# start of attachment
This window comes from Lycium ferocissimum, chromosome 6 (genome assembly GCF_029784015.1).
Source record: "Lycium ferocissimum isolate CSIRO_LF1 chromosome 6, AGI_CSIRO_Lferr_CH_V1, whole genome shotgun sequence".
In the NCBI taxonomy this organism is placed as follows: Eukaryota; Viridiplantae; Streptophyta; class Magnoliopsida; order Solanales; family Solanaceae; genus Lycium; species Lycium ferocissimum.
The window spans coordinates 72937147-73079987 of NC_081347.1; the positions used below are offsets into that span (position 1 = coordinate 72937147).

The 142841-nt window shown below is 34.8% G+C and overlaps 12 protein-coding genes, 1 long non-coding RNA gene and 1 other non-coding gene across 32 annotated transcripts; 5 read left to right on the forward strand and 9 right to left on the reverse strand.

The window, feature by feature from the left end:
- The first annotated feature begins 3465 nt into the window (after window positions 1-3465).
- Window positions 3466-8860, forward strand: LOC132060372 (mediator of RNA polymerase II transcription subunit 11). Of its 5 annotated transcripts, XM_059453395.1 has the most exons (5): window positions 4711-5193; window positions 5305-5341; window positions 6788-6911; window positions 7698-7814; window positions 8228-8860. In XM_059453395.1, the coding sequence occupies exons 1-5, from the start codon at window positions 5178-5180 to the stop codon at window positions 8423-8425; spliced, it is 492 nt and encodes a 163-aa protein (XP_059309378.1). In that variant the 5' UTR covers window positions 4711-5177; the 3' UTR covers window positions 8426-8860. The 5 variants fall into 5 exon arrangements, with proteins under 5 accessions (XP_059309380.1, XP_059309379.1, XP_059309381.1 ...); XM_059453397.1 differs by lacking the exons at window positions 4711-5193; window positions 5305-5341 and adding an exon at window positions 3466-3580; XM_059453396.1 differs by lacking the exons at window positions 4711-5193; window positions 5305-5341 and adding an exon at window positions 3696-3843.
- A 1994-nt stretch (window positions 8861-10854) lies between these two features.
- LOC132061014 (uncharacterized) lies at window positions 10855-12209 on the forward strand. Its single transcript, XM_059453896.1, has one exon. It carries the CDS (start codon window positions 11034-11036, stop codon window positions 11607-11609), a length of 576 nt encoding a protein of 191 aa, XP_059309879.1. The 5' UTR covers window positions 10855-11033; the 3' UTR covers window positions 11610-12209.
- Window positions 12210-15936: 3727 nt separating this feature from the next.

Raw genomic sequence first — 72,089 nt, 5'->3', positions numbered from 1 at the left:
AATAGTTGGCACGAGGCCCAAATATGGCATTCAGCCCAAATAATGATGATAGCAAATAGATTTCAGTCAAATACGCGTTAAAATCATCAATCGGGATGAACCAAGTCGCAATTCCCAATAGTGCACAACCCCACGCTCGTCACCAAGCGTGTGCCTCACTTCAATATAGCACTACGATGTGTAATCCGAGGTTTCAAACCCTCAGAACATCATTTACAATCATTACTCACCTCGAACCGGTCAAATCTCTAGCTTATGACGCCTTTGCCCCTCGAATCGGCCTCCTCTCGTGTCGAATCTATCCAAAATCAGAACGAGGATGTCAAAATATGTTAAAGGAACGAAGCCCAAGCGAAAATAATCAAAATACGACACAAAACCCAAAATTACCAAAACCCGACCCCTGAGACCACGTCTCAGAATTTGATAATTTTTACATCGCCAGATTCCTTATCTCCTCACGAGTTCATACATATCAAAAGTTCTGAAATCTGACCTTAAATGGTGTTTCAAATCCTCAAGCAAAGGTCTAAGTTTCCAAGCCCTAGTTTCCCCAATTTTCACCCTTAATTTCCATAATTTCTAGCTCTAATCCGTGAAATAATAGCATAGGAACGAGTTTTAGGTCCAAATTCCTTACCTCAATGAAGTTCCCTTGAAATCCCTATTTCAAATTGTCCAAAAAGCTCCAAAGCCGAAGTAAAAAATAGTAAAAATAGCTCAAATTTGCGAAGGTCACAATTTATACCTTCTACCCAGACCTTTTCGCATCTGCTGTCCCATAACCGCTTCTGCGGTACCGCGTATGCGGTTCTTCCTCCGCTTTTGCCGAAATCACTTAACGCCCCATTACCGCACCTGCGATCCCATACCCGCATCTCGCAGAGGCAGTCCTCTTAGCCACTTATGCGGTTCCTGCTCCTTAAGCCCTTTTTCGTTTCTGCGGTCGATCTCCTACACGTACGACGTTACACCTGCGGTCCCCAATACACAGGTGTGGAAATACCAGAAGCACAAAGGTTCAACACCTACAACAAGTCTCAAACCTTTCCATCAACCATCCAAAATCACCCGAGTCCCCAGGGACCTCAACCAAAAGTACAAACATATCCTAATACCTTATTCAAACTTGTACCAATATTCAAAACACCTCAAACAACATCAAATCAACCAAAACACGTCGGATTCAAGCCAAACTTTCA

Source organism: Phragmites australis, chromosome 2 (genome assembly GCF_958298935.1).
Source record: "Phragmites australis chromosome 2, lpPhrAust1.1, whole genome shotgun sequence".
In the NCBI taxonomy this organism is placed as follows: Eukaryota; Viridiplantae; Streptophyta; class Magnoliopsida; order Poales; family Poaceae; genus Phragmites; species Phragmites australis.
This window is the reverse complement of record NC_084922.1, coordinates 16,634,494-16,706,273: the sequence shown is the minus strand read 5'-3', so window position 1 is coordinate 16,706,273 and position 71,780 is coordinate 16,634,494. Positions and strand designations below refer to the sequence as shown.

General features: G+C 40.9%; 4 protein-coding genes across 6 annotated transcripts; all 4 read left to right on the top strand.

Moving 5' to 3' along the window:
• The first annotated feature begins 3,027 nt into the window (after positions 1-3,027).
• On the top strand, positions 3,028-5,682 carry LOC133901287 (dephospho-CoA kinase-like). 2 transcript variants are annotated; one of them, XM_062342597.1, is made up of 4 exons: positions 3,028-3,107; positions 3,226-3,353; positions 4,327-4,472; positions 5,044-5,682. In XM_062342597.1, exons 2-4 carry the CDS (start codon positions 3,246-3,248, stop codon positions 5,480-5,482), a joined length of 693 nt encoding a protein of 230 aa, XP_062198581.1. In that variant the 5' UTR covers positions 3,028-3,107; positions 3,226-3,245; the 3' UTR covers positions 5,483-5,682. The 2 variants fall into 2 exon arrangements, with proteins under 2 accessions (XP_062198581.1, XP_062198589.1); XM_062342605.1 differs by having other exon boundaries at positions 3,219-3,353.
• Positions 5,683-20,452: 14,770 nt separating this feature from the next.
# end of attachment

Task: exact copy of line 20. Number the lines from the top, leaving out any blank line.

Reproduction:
• The first annotated feature begins 3,027 nt into the window (after positions 1-3,027).